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Iowa United Methodist Church Amid Chaos Part II

Aunt Harriet, you once told me how the choir at church got different sheet music than the organist. I laughed when you said it was “mass chaos.” That reminded me of what is happening within the United Methodist Church in Iowa. Mass chaos often happens when people get together to discuss serious issues while talking in different languages. I thought it would help to list some terms we use in the UMC, and what they mean. I realize you probably know most of these, but I want to make sure we are singing the same hymn from the same hymnal…

United Methodist Church Structure:

Church/Charge: One or more churches led by a single pastor. There are 754 churches in Iowa.

District: A group of several churches, within the same locality. In Iowa, there are 5 districts, which average 150 churches per district. Each district is led by a District Superintendent, who supervises the local pastors. The District Superintendents are chosen and assigned by the Bishop of the Iowa Annual Conference.

Annual Conference: A group of districts (not necessarily within the state geographic borders) led by a Bishop who, along with the District Superintendents, decide which pastor is matched with a church. In the Iowa Annual Conference, our bishop is Laurie Haller. There are other employees overseeing various ministries and administration, such as camps and new church starts, within the annual conference. The ultimate authority over an Annual Conference is a group of people (laity and clergy) who are elected from each church and meet annually. This group has no authority over who their Bishop or District Superintendents are.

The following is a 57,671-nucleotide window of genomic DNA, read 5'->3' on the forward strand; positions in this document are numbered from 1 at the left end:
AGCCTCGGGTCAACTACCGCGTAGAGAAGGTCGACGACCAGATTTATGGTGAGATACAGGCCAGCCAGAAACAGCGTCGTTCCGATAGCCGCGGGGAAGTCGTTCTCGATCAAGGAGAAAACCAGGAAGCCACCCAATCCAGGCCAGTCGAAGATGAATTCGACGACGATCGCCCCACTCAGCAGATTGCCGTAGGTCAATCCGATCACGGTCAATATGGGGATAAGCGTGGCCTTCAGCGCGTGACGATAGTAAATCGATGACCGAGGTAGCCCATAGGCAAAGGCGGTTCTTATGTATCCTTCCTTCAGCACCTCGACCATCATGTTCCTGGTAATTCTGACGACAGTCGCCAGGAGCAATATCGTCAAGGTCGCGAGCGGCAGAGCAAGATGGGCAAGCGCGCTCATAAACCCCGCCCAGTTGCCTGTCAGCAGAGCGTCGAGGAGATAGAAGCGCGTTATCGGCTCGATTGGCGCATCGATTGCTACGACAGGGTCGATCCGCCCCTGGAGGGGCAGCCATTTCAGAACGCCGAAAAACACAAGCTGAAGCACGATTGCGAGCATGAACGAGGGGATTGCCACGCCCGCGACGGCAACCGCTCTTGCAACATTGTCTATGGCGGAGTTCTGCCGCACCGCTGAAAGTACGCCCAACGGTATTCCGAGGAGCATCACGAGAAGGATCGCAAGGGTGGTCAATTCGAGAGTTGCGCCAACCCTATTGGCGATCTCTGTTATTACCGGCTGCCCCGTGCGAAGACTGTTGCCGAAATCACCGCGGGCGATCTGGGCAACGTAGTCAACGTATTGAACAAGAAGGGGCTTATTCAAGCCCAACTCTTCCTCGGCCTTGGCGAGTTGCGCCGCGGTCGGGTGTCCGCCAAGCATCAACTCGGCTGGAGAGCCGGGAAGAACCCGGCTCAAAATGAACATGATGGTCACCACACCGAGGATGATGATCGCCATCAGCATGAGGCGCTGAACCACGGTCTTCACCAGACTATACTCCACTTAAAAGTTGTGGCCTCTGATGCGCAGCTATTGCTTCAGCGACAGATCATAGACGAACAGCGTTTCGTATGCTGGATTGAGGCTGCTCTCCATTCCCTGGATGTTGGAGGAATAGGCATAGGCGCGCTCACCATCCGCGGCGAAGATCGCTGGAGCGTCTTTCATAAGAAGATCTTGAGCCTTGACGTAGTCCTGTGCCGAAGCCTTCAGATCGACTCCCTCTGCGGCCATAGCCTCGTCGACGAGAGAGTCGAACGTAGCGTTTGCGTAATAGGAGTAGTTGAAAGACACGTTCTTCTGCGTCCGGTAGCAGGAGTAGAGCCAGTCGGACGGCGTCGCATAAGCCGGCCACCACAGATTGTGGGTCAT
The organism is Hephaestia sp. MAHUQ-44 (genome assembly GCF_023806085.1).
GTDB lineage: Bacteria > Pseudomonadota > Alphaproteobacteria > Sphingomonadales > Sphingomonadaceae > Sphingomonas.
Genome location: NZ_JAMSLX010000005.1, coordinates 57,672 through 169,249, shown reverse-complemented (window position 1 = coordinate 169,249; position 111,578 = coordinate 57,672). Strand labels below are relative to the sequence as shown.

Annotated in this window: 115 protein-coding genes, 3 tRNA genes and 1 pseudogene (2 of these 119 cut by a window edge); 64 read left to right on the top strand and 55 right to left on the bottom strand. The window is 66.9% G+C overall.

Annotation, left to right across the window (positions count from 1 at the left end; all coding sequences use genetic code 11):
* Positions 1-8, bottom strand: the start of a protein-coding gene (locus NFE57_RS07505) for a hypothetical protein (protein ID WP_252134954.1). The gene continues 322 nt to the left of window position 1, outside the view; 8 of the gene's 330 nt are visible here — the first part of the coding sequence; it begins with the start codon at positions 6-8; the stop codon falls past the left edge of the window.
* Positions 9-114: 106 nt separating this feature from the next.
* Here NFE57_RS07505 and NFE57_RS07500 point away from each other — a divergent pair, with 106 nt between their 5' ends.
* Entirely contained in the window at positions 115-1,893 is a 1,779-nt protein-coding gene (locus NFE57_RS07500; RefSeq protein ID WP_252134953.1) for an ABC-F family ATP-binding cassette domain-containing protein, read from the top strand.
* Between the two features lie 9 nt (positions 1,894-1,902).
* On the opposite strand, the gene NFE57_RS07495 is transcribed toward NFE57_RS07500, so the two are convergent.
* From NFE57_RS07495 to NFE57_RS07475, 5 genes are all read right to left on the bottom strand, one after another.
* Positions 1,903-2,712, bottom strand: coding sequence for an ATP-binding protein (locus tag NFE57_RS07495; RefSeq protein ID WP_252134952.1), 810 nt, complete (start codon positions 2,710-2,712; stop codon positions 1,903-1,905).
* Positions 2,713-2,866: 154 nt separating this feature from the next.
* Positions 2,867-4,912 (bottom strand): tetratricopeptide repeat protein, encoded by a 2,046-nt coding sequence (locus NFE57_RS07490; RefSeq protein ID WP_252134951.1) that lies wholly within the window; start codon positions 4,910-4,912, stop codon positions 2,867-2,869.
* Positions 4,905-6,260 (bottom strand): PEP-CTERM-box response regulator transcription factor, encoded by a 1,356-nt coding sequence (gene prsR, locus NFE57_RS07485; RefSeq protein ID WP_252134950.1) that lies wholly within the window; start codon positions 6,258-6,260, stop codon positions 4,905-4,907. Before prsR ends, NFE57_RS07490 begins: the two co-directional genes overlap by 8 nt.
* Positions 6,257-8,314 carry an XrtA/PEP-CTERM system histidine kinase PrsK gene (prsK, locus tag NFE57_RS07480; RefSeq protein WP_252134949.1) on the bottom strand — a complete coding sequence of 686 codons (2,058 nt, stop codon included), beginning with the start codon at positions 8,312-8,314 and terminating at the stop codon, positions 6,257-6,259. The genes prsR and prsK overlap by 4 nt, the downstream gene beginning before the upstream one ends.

Jurisdiction: A group of annual conferences led by the Bishops of those Conferences. In the UMC in the United States, there are 5 Jurisdictions. Iowa is in the North Central Jurisdiction. Bishops are elected by a group of laity and clergy. These elected people represent each Annual Conference. The rest of the world has what are called Central Conferences.

General Church: The entire worldwide United Methodist Church. Unlike the Catholic Church, we have no pope. Instead, there is a governing body which is made up of laity and clergy elected by Annual Conferences. That governing body usually meets every 4 years at what is called a General Conference. The General Conference is the only body which can change the rules and doctrines of the worldwide church. These are found in a book called The Discipline.

A more detailed look of The United Methodist Church Structure can be found here.

Apportionments: The money provided by the local church to the annual conference (in our case, the Iowa Annual Conference) for ministry and administration. A portion of these funds also goes towards ministries and administration at the worldwide (a.k.a. General Conference) level.

Trust Clause: The rule set forth since the organization of The United Methodist Church, which stipulates all property and assets (including bank accounts) do not belong to the local church or it’s parishioners. Instead, all the properties and assets of each church are held in “trust” for the Annual Conferences.

Well, with all of that, I think I better close for today. I do want to commend your choir’s rendition of “He Arose” for Easter Sunday. It is one of my favorite hymns and reminds me of the Lord’s great resurrection and the promise of eternal life. I continue to pray for you and your congregation.


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